The Song of the Quetzal
In a lush rainforest situated in southern Costa Rican, deemed off-limits by the government, Diego begins his search for a legendary blue tree to save his mother's life. The stories tell of its nectar, able to cure all those who drink of it, and its roots, offering immortality to those who should eat of them.
The book is based upon a native folktale that states:
When the shiny feathered long tails disappear from the jungle,
When silent ones carry the tune of life,
The rainbow-dressed blue tree
Will weep tears of joy.
The word "quetzal" comes from the nahuatl term quetzalli, meaning "shiny feathered long tails." Pre-Columbian cultures, among them the Mayan and Aztecs, considered the quetzal a sacred bird. Its iridescent plumage was a symbol of spirituality, life, dignity, fertility, liberty, abundance, power and wealth. The bird was caught in order to pluck its best feathers and then released. Whoever killed a quetzal would suffer a punishment.
The Song of the Quetzal is the first novel by the Costa Rican author Victor Roswell. It is written for a younger audience and falls within the so-called eco-fantasy genre. The original idea comes from the author’s concern for the destruction of the earth’s rainforests, source of an abundance of medicinal plants and home to the majority of what remains of the world’s animals, reptiles and insects. The emblematic golden toad, a creature that is now extinct, plays its part in the novel.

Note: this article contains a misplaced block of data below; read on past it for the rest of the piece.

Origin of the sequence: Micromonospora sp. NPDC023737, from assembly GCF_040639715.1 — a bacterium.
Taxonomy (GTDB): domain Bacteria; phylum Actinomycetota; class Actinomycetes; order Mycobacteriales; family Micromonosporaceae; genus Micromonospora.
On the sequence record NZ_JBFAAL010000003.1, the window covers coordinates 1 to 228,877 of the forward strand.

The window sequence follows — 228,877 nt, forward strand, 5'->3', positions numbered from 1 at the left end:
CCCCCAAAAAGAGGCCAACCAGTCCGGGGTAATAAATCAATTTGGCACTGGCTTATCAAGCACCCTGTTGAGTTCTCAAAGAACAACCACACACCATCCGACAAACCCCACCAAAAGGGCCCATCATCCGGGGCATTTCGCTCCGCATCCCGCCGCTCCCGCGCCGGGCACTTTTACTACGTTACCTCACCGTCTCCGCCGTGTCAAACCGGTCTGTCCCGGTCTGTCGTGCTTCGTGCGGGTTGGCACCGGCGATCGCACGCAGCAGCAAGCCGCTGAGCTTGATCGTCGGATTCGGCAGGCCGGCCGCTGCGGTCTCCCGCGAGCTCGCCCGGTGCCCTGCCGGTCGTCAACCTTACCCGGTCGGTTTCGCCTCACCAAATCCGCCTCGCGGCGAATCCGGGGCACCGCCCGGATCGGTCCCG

The story takes place in a group of mountains in Costa Rica's South Pacific mountain range. They are called San Cristóbal; it’s not what they’re really called, but it might prevent some crafty, greedy fellow from finding this fabulous place, should he come across this story. What is true is that neither the Spaniards, nor any other nation, have been able to conquer these lands.